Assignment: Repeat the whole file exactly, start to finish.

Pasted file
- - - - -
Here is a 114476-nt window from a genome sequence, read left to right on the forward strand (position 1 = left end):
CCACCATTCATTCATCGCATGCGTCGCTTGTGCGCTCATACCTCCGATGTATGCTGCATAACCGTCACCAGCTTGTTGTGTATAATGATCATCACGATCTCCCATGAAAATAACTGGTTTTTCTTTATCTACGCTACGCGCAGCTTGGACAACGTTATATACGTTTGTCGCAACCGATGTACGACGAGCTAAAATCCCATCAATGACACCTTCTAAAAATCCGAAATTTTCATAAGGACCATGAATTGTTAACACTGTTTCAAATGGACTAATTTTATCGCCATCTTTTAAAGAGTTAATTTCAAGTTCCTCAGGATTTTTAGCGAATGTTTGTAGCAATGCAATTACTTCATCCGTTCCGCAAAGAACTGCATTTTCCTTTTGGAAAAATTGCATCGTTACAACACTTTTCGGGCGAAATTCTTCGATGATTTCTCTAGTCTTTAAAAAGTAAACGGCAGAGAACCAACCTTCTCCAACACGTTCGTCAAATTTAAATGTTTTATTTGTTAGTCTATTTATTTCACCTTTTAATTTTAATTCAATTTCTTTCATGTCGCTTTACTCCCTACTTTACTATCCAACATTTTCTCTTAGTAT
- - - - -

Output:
Here is a 114476-nt window from a genome sequence, read left to right on the forward strand (position 1 = left end):
CCACCATTCATTCATCGCATGCGTCGCTTGTGCGCTCATACCTCCGATGTATGCTGCATAACCGTCACCAGCTTGTTGTGTATAATGATCATCACGATCTCCCATGAAAATAACTGGTTTTTCTTTATCTACGCTACGCGCAGCTTGGACAACGTTATATACGTTTGTCGCAACCGATGTACGACGAGCTAAAATCCCATCAATGACACCTTCTAAAAATCCGAAATTTTCATAAGGACCATGAATTGTTAACACTGTTTCAAATGGACTAATTTTATCGCCATCTTTTAAAGAGTTAATTTCAAGTTCCTCAGGATTTTTAGCGAATGTTTGTAGCAATGCAATTACTTCATCCGTTCCGCAAAGAACTGCATTTTCCTTTTGGAAAAATTGCATCGTTACAACACTTTTCGGGCGAAATTCTTCGATGATTTCTCTAGTCTTTAAAAAGTAAACGGCAGAGAACCAACCTTCTCCAACACGTTCGTCAAATTTAAATGTTTTATTTGTTAGTCTATTTATTTCACCTTTTAATTTTAATTCAATTTCTTTCATGTCGCTTTACTCCCTACTTTACTATCCAACATTTTCTCTTAGTAT